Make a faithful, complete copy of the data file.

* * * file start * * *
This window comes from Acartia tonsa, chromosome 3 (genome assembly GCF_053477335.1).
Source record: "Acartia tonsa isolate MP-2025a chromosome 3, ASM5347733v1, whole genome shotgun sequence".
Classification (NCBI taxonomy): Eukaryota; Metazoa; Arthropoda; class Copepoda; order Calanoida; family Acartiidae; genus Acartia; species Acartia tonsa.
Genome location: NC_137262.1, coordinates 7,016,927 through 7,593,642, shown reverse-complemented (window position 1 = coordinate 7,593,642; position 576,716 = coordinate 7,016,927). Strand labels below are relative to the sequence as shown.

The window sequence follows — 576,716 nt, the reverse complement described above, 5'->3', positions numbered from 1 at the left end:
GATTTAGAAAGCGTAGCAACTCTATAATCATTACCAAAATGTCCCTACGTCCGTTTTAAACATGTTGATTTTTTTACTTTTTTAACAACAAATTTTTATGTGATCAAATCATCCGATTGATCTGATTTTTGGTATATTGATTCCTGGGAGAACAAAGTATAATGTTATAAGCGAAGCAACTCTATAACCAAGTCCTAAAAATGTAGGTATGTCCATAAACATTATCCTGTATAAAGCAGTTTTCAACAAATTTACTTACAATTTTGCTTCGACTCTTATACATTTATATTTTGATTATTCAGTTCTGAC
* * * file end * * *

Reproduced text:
This window comes from Acartia tonsa, chromosome 3 (genome assembly GCF_053477335.1).
Source record: "Acartia tonsa isolate MP-2025a chromosome 3, ASM5347733v1, whole genome shotgun sequence".
Classification (NCBI taxonomy): Eukaryota; Metazoa; Arthropoda; class Copepoda; order Calanoida; family Acartiidae; genus Acartia; species Acartia tonsa.
Genome location: NC_137262.1, coordinates 7,016,927 through 7,593,642, shown reverse-complemented (window position 1 = coordinate 7,593,642; position 576,716 = coordinate 7,016,927). Strand labels below are relative to the sequence as shown.

The window sequence follows — 576,716 nt, the reverse complement described above, 5'->3', positions numbered from 1 at the left end:
GATTTAGAAAGCGTAGCAACTCTATAATCATTACCAAAATGTCCCTACGTCCGTTTTAAACATGTTGATTTTTTTACTTTTTTAACAACAAATTTTTATGTGATCAAATCATCCGATTGATCTGATTTTTGGTATATTGATTCCTGGGAGAACAAAGTATAATGTTATAAGCGAAGCAACTCTATAACCAAGTCCTAAAAATGTAGGTATGTCCATAAACATTATCCTGTATAAAGCAGTTTTCAACAAATTTACTTACAATTTTGCTTCGACTCTTATACATTTATATTTTGATTATTCAGTTCTGAC